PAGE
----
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Comparative Advantage, Information and the Allocation of Workers to Tasks: Evidence from an Agricultural Labor Market

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  • Mark Rosenzweig
  • Andrew D. Foster

Abstract

We use data from an agricultural labour market in which workers receive both time- and piece-rate wages and shift frequently among employers and tasks, to assess the roles of comparative advantage, information problems and preferences in determining the allocation of workers. The estimates which impose minimal structure not implied by economic theory are consistent with a one-factor productivity model, and indicate that information asymmetries are present but workers are sorted according to comparative advantage. In particular, the disproportionate presence of female workers in weeding activities is due not to worker or employer preferences but to comparative advantage and statistical discrimination.
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  • Mark Rosenzweig & Andrew D. Foster, "undated". "Comparative Advantage, Information and the Allocation of Workers to Tasks: Evidence from an Agricultural Labor Market," Home Pages _066, University of Pennsylvania.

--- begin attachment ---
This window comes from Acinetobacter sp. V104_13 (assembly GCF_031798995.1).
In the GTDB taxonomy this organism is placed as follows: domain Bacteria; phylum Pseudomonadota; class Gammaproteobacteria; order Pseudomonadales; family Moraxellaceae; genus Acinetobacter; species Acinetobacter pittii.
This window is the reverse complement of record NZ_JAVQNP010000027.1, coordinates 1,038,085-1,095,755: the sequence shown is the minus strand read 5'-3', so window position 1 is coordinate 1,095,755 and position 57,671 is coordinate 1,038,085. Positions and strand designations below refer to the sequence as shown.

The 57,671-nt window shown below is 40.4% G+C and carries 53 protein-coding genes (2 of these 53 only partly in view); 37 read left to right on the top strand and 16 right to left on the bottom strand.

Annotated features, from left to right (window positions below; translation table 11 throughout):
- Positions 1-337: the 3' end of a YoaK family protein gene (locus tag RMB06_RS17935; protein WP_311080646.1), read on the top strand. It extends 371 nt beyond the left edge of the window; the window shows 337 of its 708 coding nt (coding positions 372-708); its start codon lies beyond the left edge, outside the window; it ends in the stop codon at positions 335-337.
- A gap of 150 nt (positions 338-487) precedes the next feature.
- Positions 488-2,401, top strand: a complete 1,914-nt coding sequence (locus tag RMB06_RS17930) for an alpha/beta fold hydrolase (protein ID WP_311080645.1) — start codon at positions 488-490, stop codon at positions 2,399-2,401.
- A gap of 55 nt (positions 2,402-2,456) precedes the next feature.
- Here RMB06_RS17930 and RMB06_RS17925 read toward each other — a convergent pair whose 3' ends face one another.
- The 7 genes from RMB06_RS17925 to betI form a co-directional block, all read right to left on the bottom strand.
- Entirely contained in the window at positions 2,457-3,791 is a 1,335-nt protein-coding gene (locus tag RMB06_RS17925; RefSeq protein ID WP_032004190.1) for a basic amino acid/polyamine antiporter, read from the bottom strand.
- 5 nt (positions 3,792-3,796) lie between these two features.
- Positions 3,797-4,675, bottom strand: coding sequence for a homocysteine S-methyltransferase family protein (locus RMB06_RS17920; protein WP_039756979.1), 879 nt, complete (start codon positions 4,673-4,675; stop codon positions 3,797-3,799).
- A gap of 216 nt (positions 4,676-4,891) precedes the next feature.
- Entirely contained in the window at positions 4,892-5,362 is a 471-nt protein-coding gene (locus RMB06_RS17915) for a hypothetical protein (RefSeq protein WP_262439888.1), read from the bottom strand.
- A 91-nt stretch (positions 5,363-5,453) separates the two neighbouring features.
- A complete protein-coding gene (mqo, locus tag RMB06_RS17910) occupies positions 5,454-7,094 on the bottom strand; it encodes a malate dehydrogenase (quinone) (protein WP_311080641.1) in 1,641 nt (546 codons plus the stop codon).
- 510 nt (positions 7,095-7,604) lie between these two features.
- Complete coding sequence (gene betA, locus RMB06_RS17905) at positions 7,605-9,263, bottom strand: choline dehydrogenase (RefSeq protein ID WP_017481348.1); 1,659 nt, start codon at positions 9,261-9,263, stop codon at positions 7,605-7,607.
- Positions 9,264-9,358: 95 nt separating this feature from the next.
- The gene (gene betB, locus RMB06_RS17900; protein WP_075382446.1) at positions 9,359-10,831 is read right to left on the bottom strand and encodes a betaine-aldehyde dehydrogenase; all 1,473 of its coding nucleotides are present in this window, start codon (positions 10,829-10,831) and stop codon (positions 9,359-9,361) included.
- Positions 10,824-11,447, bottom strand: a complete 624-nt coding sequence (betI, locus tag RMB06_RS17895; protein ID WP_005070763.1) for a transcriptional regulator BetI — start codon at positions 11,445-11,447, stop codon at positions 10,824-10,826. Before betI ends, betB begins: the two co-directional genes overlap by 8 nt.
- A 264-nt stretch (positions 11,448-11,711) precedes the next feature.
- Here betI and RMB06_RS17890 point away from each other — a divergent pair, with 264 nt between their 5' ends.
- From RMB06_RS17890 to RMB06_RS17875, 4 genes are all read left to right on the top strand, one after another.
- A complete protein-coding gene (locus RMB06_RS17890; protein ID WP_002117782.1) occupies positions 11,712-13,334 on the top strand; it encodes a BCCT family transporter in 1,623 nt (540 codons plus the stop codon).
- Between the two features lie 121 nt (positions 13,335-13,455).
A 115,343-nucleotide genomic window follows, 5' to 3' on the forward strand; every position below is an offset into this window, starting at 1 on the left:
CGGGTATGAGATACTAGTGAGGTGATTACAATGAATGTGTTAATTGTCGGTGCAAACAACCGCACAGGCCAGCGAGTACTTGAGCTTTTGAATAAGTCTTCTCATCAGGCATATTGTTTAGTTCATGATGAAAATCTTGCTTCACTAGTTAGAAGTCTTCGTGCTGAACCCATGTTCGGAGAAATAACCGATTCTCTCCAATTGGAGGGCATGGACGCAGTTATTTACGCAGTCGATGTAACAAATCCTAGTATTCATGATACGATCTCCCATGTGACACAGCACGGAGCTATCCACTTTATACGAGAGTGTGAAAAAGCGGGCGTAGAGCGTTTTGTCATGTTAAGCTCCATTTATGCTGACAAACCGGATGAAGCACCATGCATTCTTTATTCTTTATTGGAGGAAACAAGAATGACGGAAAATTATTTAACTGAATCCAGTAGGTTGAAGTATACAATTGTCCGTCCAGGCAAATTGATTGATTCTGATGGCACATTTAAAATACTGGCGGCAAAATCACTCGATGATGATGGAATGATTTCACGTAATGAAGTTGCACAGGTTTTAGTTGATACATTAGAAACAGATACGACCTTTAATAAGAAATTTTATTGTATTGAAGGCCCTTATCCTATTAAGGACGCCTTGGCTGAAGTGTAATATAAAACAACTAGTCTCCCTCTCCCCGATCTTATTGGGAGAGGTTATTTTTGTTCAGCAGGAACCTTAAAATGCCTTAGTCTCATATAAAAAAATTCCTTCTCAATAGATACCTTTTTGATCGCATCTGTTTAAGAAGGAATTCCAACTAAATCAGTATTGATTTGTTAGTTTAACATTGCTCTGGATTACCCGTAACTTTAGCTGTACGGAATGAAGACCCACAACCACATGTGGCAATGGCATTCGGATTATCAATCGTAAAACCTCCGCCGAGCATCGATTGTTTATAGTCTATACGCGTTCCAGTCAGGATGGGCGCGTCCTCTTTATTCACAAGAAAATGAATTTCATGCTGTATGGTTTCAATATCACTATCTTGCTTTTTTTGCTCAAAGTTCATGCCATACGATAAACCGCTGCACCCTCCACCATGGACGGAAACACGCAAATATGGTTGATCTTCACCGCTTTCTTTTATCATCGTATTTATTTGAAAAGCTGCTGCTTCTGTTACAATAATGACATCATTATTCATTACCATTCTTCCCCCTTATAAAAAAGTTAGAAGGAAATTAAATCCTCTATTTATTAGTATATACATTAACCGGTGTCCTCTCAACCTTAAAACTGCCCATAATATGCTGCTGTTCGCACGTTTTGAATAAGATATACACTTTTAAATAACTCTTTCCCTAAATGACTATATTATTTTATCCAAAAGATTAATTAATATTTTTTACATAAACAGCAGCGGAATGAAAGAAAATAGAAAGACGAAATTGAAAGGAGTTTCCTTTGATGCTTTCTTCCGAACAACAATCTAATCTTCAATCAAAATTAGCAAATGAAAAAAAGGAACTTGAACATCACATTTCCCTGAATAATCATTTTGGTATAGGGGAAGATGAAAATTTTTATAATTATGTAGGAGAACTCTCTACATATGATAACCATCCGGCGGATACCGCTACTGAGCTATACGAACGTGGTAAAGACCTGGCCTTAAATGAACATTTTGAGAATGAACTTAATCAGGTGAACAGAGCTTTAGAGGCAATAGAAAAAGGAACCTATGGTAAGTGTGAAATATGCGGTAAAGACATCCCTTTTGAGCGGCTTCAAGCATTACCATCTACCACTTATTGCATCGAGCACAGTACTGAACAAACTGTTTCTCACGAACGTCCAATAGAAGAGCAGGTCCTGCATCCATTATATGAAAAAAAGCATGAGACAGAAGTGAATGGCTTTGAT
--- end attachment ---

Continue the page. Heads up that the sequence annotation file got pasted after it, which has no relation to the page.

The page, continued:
• Handle: RePEc:wop:pennhp:_066
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    1. Becker, Gary S., 1971. "The Economics of Discrimination," University of Chicago Press Economics Books, University of Chicago Press, edition 2, number 9780226041162, July.
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    5. Chamberlain, Gary, 1984. "Panel data," Handbook of Econometrics,in: Z. Griliches† & M. D. Intriligator (ed.), Handbook of Econometrics, edition 1, volume 2, chapter 22, pages 1247-1318 Elsevier.
    6. Chamberlain, Gary, 1982. "Multivariate regression models for panel data," Journal of Econometrics, Elsevier, vol. 18(1), pages 5-46, January.
    7. Weiss, Andrew W, 1980. "Job Queues and Layoffs in Labor Markets with Flexible Wages," Journal of Political Economy, University of Chicago Press, vol. 88(3), pages 526-538, June.
    8. repec:fth:prinin:312 is not listed on IDEAS
    9. Abowd, John M & Card, David, 1989. "On the Covariance Structure of Earnings and Hours Changes," Econometrica, Econometric Society, vol. 57(2), pages 411-445, March.
    10. A. D. Roy, 1951. "Some Thoughts On The Distribution Of Earnings," Oxford Economic Papers, Oxford University Press, vol. 3(2), pages 135-146.
    11. Heckman, James J & Sedlacek, Guilherme, 1985. "Heterogeneity, Aggregation, and Market Wage Functions: An Empirical Model of Self-selection in the Labor Market," Journal of Political Economy, University of Chicago Press, vol. 93(6), pages 1077-1125, December.
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